Astronauts to turn urine into drinking water
In the spirit of National Recycling week, NASA will be sending up a water recycling device to the International Space Station that will recycle urine into drinking water.
This coincides with the move to double the number of astronauts onboard the Space Station, and blind tests reported only a faint taste of iodine could be detected.
"It is just as refreshing as any other kind of water. I've got some in my fridge," he added. "It tastes fine to me."
NASA's 124th shuttle mission is due to launch at 7:55 p.m. EST on Friday from the Kennedy Space Center in Florida. And delivery of the $250 million wastewater recycling gear is among the mission’s primary goals.
Pending no technical issues, NASA managers told the launch team on Friday morning to fuel the shuttle for liftoff, a three-hour operation to pump 500,000 gallons (1.9 million liters) of liquid hydrogen and liquid oxygen into the spaceship's tank for the 8.5-minute climb into orbit.
Without any hitches, the shuttle should arrive at the space station on Sunday so astronauts could begin 11 to 12 days of home improvements.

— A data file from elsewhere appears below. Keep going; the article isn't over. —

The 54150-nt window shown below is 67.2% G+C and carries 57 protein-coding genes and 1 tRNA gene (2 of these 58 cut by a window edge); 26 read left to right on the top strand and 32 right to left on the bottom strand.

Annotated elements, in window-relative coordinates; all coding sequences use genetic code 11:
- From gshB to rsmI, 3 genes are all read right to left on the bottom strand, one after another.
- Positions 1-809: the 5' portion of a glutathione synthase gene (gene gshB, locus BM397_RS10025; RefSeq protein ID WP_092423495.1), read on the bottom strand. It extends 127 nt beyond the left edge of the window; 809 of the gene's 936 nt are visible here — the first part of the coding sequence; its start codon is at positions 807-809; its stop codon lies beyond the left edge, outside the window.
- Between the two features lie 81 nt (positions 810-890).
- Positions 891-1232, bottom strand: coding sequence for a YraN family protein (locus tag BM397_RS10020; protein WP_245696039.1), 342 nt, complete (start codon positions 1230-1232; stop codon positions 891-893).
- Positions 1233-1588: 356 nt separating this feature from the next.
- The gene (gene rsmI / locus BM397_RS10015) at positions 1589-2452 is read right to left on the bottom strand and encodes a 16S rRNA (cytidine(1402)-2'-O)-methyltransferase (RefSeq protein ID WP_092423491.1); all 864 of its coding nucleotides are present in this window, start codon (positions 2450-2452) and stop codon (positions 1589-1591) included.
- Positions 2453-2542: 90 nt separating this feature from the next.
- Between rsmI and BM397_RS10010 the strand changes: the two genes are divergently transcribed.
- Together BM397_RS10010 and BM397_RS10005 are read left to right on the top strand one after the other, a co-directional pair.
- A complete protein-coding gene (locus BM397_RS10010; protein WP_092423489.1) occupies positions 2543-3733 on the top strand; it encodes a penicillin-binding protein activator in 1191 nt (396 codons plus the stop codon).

Endeavour will also be carrying two small bedrooms, the station's first refrigerator, new exercise gear, and perhaps most important for a growing crew - a second toilet.
"With six people you really do need to have a two-bathroom house. It's a lot more convenient and a lot more efficient," said Endeavour astronaut Sandra Magnus, who will take over as a space station flight engineer from Greg Chamitoff, who’s been aboard the outpost since June.
NASA wants to make sure the water recycling system is working well before adding another three astronauts to the station's crew.
Would you drink your own urine if it had been recycled like this?